A May 7 memo by Republican pollster Richard Wirthlin calls a federal marriage amendment "an ideal wedge issue." It says supporting such an amendment "does not alienate the base" while potentially peeling a percentage of African-Americans away from the Democrats.
"In sum," the memo concludes, "it is an issue that if handled properly can work very much to the advantage of Republican candidates, if it gains some visibility prior to the 2004 election."
Democrats acknowledge that theoretically, they could lose black votes. But they say it's unlikely.
"There's a real phenomenon here," said William Galston, professor of civic engagement at the University of Maryland and a former domestic policy official for the Clinton administration. "But what is also the case is African-Americans tend to be cross-pressured on a range of issues and are
intensely suspicious of relationships that take them where they don't want to go."
Consider the Rev. Walter Fauntroy. In a long career of religious and political activism, he organized civil rights marches with Martin Luther King Jr., went to Congress as a District of Columbia delegate and helped found the Congressional Black Caucus.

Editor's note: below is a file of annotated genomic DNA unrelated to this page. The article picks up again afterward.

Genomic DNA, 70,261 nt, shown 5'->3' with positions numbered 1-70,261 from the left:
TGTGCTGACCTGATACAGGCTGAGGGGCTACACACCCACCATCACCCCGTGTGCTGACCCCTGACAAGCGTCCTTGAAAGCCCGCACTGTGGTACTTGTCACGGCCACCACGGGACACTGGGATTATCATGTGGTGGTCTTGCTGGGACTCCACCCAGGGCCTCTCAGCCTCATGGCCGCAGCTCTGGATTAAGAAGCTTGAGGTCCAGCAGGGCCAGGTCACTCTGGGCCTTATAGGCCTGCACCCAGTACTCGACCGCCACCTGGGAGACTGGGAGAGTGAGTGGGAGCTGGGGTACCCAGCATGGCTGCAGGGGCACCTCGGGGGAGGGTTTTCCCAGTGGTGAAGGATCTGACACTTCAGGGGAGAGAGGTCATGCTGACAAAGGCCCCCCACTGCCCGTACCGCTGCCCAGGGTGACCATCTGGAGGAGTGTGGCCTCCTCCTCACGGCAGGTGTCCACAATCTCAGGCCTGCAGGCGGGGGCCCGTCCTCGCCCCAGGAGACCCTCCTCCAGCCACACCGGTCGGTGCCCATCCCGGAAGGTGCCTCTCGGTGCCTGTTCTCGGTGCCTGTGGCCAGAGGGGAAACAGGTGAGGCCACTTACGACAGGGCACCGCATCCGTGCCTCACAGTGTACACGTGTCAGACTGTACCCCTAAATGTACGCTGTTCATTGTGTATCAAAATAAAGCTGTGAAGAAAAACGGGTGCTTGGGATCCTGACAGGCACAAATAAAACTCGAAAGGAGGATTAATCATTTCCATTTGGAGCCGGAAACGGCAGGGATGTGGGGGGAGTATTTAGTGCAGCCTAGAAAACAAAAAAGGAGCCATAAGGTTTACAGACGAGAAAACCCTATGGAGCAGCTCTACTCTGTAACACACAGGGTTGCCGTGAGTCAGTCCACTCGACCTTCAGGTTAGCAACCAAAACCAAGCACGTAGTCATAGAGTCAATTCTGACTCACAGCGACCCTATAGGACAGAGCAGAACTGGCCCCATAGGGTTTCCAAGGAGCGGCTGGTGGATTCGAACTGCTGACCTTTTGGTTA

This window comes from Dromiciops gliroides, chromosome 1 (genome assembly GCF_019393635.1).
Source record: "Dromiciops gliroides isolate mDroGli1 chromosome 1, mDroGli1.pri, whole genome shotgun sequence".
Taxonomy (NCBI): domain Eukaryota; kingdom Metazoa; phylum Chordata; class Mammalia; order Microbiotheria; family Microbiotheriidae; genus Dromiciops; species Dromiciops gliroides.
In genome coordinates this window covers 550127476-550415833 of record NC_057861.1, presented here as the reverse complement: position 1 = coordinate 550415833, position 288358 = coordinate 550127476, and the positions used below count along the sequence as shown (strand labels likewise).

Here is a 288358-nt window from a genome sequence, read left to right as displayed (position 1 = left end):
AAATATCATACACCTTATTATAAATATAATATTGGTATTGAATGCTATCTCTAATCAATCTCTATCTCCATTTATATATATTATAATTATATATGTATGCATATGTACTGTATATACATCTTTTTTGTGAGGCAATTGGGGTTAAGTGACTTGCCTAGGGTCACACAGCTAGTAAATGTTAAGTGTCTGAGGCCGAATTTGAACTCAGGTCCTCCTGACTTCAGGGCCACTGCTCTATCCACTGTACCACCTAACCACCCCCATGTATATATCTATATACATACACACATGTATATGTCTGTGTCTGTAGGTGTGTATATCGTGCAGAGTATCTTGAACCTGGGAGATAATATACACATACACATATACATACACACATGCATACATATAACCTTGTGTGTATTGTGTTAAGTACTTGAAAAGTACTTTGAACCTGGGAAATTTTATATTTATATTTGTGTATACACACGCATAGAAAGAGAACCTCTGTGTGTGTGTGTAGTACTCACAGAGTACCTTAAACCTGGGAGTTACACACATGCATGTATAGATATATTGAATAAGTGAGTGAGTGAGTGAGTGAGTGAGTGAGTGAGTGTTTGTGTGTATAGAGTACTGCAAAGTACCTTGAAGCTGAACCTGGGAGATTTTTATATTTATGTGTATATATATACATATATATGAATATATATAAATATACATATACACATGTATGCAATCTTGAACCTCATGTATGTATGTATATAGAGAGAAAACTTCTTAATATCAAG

Fauntroy supports the marriage amendment idea. He does so, he says, because the family unit in the African-American community is already under assault, and changing marriage only worsens the situation.
"I'm unalterably opposed to anything that redefines marriage as anything other than an institution for two purposes, the socialization of children and the perpetuation of the species," he said.
Fauntroy is a spokesman for the Alliance for Marriage, a nonpartisan group pushing the marriage amendment. The alliance also has been endorsed by two large, predominantly black denominations: the African Methodist Episcopal Church and the Church of God in Christ. That gives the uphill push
for a constitutional amendment "special credibility," said alliance president Matt Daniels, because a key argument for gay marriage is that it's an extension of the civil rights movement.
While important, the issue is rarely discussed in black neighborhoods, Fauntroy said.
"When I step outside the door of this church, nobody is going to ask me, 'Rev, what do you think about gay marriage?' That may be a nice discussion in some places, but it isn't on the radar screen here. People here are saying, 'Lord, have mercy, I don't have health care; I need more income.' And, 'Reverend, get my boy out of jail; all he had was an ounce while the guys pushing it only got a misdemeanor.'"
In contrast, conservative activists say concern about gay marriage is electrifying the evangelical Christian community, rivaling abortion as an issue. Oct. 12-18 has been deemed "Marriage Protection Week," with pastors encouraged to preach about marriage and voters urged to call their representatives in support of the constitutional amendment.
Gary Bauer, a 2000 presidential candidate who now directs the group American Values, said, "I have not seen in 30 years of battle an issue resonating like this one."
© 2003 Religion News Service.